We don’t have Thierry Henry and Robert Pires, that is true, but in 1997/8 as the first Wenger Period began we didn’t. We had the new comers like Vieira, Anelka and Overmars, the burning brightness of Bergkamp and the fading lights like Wright, Keown and Platt. A team evolving.

    These are not perfect parallels, and I am (I must repeat) not predicting that we will do a Double, but rather I think there are parallels in the build up. We did not buy the invincibles in one swoop, and some players who we hoped to stay (like Anelka) decided they wanted to leave. It is a bit like now. But that team evolved – as this one is.

    As Chris Hughton of Brighton said: “A difference with Arsenal now to a couple of years ago was that when they made changes they might bring in youngsters, but now they’re bringing experienced players in and they have greater depth to their squad.”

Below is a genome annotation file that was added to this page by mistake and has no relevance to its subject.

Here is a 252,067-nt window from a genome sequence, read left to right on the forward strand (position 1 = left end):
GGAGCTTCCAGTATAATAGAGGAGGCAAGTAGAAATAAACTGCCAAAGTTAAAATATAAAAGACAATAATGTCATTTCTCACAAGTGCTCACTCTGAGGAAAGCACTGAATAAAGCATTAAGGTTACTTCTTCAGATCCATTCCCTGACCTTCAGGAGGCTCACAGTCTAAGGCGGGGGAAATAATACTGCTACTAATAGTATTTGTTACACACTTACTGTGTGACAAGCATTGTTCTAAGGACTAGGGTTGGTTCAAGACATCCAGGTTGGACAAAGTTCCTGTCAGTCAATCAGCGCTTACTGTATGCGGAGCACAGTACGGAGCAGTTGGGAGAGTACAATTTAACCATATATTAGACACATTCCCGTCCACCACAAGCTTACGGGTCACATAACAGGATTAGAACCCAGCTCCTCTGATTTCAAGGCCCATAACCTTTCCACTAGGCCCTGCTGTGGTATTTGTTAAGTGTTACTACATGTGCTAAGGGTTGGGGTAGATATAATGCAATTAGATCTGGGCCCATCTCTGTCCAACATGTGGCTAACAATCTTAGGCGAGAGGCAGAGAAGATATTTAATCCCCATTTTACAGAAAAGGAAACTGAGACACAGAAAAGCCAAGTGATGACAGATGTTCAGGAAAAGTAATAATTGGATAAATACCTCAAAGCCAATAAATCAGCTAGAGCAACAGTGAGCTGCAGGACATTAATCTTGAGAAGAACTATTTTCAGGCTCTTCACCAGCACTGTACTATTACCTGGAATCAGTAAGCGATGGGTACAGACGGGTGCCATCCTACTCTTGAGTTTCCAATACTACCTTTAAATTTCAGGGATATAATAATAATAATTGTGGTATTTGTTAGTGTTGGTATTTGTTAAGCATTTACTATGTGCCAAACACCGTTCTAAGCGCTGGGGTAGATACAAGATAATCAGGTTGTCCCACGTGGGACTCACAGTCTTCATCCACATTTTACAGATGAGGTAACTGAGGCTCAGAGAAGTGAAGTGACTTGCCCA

Which made me look at the “25” list of players. Last night I posted a comment without checking (always a stupid thing to do) suggesting we had used up our 25, but we haven’t because I failed to remember exactly who is and who is not 21 years old. Here is the list of the old boys, with * meaning home grown.

    Arteta Amatriain, Mikel

    Cazorla, Santiago

    *Coquelin, Francis

    Debuchy, Mathieu

    Diaby, Vassiriki Abou

    Flamini, Mathieu

    *Gibbs, Kieran James Ricardo

    Giroud, Olivier

    Koscielny, Laurent

    *Martinez, Damian Emiliano

    Mertesacker, Per

    Monreal, Ignacio

    Ospina, David

    Ozil, Mesut

    *Ramsey, Aaron James

    Rosicky, Tomas